Back “The Death of the Hired Man,” Robert Frost

Robert Frost (1874–1963)
From Robert Frost: Collected Poems, Prose, & Plays

Haymaking, undated, oil on canvas by American artist Dwight William Tryon (1849–1925). (Courtesy of The Athenaeum)

When chronic health problems forced Robert Frost to drop out of Harvard in 1899, his doctor recommended outdoor activity. So his grandfather purchased a twenty-acre farm for the future poet and his wife in Derry, New Hampshire, where they raised and bred chickens for nearly a decade. Frost still hoped to publish novels and stories; he wrote pieces for local agricultural papers and used his experiences on the farm to create several narrative poems, which he initially regarded as good preparation for writing fiction.

Frost never did write novels and stories—except for a handful of comic tales he wrote for local poultry journals. He decided instead to become a full-time poet, and one of his earliest supporters was the young Ezra Pound, whom Frost met while living in England. Eleven years younger, Pound was a key figure in Frost’s success—but by the time Frost returned to the United States, the two poets were barely speaking with each other. Visit our Story of the Week site to read more about their short-lived friendship, as well as “The Death of the Hired Man,” a poem Frost wrote while living on the farm—and the poem that started their first argument.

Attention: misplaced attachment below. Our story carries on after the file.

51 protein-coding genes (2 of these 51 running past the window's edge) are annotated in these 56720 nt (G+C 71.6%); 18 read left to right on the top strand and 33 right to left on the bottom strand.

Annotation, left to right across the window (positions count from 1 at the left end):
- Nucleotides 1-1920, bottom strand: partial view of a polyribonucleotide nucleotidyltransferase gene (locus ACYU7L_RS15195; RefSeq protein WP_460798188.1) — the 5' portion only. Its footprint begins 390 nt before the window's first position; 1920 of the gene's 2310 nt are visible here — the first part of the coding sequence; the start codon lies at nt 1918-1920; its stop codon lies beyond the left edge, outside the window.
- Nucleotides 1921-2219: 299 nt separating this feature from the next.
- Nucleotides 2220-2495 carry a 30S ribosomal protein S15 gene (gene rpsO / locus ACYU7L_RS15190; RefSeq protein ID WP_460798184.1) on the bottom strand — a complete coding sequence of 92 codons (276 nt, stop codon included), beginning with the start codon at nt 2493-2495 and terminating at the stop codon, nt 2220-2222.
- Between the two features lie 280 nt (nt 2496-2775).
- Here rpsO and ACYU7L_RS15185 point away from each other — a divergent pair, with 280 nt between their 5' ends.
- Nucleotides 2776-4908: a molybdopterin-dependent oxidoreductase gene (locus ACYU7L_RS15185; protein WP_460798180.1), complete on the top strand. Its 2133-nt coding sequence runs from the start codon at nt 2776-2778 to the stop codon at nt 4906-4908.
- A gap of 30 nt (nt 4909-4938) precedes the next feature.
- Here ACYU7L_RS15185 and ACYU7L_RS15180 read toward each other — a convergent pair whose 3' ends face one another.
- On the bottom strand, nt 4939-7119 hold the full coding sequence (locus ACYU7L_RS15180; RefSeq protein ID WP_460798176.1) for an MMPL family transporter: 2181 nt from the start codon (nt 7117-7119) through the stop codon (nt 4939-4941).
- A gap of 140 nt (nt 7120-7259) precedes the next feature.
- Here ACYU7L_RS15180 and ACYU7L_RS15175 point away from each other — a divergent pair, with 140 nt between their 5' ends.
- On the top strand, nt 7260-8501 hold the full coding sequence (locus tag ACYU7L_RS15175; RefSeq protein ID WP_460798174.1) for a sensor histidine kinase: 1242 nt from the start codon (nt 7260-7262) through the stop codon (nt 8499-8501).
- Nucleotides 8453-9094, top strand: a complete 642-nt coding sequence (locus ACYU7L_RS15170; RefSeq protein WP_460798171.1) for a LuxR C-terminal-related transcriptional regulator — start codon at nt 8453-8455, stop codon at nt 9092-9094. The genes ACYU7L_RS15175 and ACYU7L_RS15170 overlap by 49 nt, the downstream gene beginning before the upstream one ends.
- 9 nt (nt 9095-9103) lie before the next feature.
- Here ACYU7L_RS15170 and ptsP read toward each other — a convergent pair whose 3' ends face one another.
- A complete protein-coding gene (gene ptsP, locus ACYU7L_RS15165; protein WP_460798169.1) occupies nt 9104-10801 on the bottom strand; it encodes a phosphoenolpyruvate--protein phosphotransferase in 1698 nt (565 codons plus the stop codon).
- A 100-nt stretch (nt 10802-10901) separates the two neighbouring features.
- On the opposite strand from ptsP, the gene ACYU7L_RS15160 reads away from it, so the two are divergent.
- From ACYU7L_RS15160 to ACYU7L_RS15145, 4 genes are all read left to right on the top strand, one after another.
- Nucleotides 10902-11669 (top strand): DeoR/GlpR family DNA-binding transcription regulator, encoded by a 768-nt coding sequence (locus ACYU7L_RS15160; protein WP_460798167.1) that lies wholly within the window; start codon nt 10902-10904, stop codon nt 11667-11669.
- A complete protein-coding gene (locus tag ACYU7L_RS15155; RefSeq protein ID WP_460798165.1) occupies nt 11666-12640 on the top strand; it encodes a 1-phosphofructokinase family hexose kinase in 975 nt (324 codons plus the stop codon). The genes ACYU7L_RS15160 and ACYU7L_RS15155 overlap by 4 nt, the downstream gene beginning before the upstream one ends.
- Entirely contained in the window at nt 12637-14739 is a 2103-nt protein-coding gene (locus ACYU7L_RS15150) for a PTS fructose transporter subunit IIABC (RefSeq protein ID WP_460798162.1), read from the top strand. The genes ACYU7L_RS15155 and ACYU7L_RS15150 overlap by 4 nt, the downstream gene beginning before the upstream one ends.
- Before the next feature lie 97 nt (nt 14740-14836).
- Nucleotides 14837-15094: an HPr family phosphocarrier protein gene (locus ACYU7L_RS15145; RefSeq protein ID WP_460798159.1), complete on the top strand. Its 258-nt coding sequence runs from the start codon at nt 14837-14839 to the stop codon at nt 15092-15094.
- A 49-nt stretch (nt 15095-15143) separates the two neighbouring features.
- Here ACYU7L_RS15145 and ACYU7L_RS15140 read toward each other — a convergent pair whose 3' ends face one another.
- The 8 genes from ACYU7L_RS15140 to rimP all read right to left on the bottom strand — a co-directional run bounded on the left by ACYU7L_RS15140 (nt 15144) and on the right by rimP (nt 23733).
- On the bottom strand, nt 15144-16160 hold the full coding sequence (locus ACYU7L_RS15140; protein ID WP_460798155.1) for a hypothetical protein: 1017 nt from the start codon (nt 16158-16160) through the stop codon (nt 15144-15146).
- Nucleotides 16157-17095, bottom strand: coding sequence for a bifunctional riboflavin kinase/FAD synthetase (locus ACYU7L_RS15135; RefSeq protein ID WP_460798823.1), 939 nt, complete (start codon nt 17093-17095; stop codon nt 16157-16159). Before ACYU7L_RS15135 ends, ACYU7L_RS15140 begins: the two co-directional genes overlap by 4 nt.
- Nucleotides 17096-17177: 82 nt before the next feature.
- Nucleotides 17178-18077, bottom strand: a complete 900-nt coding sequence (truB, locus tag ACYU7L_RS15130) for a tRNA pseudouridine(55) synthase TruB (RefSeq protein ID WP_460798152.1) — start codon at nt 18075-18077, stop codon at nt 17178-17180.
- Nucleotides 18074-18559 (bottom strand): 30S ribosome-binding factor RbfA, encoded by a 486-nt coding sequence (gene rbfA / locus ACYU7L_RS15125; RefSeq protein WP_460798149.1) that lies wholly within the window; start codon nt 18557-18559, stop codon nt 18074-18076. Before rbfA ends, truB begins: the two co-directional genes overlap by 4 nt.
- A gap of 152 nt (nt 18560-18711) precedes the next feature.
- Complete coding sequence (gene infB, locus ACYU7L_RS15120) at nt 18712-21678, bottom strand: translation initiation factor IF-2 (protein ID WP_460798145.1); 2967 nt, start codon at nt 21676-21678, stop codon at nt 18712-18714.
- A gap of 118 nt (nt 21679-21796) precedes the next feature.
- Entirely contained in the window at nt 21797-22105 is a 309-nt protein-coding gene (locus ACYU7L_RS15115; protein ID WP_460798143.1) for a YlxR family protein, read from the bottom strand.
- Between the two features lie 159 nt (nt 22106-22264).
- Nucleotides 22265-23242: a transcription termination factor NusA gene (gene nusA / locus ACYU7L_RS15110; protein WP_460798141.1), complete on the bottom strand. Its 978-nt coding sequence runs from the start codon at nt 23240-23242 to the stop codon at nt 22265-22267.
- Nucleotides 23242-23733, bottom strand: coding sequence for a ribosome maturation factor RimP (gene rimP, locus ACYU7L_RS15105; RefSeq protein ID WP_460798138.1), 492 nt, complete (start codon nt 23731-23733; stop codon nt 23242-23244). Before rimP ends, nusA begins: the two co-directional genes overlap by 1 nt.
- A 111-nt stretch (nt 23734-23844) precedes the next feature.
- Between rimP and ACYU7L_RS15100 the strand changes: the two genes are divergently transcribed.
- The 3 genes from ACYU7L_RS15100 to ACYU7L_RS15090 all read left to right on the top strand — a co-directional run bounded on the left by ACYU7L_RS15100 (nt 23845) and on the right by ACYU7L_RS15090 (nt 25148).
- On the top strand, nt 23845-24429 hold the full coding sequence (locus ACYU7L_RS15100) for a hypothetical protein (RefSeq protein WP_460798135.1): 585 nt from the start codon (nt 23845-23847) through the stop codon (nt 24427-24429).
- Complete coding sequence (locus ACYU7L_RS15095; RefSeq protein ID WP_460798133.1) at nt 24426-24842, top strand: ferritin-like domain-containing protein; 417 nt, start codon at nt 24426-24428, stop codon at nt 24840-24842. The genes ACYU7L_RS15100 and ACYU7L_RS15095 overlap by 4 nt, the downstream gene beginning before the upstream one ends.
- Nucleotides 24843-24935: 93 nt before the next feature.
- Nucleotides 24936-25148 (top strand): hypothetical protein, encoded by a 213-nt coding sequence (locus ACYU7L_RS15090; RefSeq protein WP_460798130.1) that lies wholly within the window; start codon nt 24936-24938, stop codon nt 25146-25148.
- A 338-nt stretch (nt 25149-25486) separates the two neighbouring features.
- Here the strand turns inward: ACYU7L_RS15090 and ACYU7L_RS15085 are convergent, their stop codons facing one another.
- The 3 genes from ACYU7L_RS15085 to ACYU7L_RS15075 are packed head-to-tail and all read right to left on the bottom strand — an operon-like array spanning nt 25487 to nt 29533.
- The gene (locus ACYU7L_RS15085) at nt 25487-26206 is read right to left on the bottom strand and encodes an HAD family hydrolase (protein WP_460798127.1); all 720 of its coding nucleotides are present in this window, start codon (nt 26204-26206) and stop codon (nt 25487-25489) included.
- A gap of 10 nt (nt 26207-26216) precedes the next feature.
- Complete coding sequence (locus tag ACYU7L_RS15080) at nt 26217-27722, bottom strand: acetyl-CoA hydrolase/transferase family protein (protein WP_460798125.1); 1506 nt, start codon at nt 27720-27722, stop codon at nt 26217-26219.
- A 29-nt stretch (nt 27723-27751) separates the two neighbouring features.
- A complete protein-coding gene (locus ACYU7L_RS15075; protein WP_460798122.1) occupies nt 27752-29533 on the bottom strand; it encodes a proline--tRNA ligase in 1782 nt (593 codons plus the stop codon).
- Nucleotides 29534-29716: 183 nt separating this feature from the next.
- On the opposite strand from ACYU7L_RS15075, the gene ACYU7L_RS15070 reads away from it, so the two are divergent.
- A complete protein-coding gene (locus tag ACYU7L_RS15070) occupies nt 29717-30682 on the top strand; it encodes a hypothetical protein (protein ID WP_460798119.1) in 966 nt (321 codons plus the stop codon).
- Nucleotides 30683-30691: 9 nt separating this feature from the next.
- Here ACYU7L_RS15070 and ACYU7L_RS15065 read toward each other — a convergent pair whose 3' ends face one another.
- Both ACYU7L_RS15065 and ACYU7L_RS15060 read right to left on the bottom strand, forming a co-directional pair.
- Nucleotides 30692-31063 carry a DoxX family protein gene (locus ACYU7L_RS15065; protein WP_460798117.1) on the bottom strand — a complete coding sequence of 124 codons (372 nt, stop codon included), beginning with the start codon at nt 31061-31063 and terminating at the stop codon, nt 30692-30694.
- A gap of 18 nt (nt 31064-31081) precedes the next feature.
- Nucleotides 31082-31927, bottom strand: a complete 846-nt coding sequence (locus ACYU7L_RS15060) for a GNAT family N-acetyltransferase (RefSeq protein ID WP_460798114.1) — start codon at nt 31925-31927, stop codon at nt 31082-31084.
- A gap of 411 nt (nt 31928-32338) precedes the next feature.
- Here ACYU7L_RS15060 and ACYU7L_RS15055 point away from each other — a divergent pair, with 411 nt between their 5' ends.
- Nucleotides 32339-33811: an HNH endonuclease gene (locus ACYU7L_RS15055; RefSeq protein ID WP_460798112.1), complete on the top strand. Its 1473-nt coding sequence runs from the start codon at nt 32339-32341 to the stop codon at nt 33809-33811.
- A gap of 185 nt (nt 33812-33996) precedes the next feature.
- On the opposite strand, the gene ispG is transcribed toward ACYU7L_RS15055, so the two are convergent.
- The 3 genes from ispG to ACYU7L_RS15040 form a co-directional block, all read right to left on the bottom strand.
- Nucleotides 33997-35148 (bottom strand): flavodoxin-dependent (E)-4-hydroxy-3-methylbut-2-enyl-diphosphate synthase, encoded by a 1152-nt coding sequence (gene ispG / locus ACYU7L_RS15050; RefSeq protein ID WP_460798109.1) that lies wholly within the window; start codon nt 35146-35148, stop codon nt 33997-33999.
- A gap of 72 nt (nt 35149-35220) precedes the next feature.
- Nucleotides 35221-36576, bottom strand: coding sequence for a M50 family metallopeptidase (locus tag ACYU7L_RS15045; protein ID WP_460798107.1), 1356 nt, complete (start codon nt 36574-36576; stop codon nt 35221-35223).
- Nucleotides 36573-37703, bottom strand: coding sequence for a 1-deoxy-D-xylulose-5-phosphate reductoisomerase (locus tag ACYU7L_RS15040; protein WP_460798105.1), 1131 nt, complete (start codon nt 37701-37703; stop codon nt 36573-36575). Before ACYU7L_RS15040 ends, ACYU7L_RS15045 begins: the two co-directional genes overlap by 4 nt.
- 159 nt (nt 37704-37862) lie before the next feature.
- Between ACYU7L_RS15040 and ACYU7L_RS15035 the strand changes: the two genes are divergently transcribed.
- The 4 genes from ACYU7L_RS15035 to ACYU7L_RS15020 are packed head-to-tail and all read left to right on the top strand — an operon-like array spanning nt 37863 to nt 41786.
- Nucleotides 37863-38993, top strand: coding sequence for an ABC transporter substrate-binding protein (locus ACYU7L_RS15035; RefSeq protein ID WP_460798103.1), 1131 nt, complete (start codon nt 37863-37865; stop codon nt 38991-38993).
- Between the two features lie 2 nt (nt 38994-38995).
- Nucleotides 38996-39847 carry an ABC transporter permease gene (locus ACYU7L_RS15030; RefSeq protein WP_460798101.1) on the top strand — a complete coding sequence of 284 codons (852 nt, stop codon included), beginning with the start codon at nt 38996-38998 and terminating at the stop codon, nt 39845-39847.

Read “The Death of the Hired Man” by Robert Frost

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